by Laurie Farwell
Getting enough sleep is important for any child. Infants and toddlers require lots of sleep to support their growth and development, and to keep them in good spirits. School children need to get enough sleep to be alert in school. And kids of all ages (as well as adults) require a certain amount of sleep to stay in good health.
For most children, setting a bedtime can help ensure that they get the sleep they need. Going to bed at the same time each night has been proven to result in more sleep for kids, because it adjust their bodies’ rhythms so that they fall and stay asleep more easily. This is also good for the parents, because when the kids don’t sleep, neither do Mom and Dad.
Bedtime and Young Children
Newborns should not be expected to stick to a bedtime schedule. They rarely sleep for more than a few hours at a time, because they need to eat often. But once a baby starts sleeping through the night, you can start thinking about a bedtime. Children up to the age of three years need 10 to 13 hours of sleep each night, plus their daily nap.
If your baby or toddler isn’t getting enough sleep, it’s not hard to figure out. Some kids become hyperactive as a result of inadequate sleep, while others become lethargic. But most have a shorter attention span and are irritable or moody.
Bedtime and Older Children
Bedtime is very important for children who are in school. They have to get up at a certain time on school days, and if they don’t get to bed early enough, they won’t get the sleep they need. It’s best to enforce the same bedtime on the weekends as well, because if you don’t, it will be hard for them to keep readjusting to new schedules.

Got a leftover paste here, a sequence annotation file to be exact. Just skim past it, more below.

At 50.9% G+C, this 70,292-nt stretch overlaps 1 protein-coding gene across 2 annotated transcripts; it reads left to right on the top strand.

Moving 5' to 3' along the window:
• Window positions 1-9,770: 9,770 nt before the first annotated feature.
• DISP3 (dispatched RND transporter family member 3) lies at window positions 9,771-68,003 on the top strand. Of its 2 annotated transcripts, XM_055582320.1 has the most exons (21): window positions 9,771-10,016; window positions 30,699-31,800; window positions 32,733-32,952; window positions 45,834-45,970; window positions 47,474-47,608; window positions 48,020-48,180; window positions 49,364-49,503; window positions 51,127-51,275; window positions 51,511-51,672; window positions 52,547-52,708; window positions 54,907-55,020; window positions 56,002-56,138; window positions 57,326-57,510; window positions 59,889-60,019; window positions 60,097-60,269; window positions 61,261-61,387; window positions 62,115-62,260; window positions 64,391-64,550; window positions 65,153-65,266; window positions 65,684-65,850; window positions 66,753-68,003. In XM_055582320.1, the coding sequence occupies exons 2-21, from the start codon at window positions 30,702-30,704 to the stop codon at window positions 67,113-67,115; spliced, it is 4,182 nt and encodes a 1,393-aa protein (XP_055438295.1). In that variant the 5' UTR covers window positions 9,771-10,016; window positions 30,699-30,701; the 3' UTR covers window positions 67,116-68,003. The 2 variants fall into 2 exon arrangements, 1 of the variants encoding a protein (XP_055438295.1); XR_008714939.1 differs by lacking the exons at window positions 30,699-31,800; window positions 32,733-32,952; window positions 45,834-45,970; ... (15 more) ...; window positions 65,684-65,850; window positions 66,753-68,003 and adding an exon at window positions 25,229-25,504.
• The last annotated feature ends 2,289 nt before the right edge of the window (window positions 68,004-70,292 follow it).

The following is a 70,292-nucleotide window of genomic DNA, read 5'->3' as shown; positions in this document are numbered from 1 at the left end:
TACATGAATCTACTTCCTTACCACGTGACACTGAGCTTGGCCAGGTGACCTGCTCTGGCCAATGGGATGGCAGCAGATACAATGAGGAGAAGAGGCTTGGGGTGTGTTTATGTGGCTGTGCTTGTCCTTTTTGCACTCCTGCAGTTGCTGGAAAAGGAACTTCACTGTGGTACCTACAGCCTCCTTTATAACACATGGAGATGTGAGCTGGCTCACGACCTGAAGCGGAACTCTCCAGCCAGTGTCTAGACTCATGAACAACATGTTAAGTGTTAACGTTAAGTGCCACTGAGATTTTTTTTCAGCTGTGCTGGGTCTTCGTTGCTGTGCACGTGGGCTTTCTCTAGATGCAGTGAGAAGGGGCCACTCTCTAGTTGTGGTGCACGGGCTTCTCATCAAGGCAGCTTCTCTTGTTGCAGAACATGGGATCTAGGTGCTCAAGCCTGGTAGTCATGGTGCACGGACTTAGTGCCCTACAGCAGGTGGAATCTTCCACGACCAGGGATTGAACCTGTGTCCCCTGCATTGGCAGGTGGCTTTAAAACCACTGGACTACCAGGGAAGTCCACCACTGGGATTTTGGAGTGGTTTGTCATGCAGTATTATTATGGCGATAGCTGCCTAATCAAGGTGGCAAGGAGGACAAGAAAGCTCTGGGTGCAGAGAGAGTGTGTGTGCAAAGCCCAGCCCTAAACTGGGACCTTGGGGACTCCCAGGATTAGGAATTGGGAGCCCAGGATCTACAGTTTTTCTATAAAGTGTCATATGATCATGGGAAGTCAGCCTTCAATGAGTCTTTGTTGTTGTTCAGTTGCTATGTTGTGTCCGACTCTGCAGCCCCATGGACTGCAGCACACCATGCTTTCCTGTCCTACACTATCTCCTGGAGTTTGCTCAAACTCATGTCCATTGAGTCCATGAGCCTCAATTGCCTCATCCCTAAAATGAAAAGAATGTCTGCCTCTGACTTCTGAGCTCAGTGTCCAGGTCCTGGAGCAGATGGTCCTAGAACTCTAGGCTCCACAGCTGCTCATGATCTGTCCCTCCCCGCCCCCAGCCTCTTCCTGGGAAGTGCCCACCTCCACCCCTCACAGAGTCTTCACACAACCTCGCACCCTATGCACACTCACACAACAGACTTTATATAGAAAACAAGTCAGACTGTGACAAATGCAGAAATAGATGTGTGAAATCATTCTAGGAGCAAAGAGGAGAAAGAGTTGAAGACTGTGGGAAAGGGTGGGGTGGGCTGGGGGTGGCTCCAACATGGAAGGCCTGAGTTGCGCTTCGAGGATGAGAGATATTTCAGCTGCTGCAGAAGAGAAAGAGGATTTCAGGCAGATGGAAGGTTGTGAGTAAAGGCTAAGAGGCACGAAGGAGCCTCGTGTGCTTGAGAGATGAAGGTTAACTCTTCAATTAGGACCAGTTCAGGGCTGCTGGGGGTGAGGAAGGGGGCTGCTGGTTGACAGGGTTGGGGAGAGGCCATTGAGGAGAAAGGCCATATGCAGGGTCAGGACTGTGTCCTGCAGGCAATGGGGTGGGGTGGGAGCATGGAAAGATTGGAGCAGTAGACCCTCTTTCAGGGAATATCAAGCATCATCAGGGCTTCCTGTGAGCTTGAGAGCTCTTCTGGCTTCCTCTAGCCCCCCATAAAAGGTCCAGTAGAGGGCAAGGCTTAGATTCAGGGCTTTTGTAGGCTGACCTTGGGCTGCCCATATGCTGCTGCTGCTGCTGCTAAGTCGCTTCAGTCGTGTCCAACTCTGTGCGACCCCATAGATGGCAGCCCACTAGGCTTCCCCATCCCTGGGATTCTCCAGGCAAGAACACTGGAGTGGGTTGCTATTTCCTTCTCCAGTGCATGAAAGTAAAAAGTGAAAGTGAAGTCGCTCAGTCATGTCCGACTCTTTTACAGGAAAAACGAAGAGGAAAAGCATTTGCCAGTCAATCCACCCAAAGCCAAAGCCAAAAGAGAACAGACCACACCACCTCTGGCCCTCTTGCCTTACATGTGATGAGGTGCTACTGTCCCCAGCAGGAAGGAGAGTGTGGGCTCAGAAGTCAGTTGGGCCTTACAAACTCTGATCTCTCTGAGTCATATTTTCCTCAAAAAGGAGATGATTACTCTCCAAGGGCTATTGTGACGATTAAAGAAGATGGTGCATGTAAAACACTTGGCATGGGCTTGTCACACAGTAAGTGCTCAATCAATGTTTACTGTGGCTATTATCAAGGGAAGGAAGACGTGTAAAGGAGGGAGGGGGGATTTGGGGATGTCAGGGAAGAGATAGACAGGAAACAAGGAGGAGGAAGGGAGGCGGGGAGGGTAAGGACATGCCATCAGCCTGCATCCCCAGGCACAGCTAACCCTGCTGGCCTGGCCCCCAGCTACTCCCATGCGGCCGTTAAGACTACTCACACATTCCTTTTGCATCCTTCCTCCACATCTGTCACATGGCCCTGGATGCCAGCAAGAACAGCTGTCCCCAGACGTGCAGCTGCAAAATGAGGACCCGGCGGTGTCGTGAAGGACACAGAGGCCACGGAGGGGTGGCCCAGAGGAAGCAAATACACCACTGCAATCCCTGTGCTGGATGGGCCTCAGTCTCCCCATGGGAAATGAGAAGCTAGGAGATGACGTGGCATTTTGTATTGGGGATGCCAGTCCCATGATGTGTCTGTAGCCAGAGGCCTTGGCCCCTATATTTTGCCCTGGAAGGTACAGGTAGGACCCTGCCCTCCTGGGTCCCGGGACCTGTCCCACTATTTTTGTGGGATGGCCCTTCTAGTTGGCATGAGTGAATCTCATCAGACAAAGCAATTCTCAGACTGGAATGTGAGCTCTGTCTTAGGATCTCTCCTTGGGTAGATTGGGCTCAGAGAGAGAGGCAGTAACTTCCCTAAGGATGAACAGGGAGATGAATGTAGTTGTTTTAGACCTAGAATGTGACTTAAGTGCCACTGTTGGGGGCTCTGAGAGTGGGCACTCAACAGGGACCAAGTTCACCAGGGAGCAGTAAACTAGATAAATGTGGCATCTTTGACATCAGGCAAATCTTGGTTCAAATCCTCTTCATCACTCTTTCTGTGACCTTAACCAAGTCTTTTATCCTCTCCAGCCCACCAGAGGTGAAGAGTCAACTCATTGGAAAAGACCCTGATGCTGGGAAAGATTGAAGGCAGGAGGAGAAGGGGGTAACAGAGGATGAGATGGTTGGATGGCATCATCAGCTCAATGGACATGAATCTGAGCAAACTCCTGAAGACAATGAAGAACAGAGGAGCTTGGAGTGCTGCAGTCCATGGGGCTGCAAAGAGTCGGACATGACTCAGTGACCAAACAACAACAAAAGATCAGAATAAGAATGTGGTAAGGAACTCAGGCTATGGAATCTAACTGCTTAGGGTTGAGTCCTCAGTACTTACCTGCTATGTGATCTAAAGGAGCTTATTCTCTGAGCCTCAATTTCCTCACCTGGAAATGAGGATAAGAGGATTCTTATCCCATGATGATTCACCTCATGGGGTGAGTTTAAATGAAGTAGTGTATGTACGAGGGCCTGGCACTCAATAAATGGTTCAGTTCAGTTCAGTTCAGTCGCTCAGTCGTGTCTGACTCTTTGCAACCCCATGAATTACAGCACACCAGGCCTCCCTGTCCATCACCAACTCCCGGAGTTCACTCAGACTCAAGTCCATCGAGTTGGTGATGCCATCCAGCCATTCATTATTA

Kids between the ages of three and five need 10 to 12 hours of sleep each night. Those at the lower end of this range will need a daily nap as well, but as they get older it becomes less important. Children from six to nine years need about 10 hours a night, and preteens need 9 hours.
Signs of inadequate sleep in older children are similar to those of younger children, but perhaps less dramatic. Those who are in school, however, often reveal sleep problems through their grades and behavior in class. They may display poor memory or have trouble with decision making as well.
Sleep and Health
Sleep is crucial to the body. It is the time when our brains form long-term memories and our bodies repair themselves. A good night’s sleep is also essential to the function of the immune system. During slumber, our bodies produce hormones that we need to fight off disease. For these reasons as well as for their mental and emotional well-being, it is very important that we make sure our children get the sleep they need.
Enforcing a bedtime can seem impossible at times, but it is well worth it. Doing so makes things easier when it’s time for the kids to get up in the morning, it enhances their performance at school, and it keeps them healthy. It’s never too late to start a soothing bedtime routine that will help your child get the rest she needs.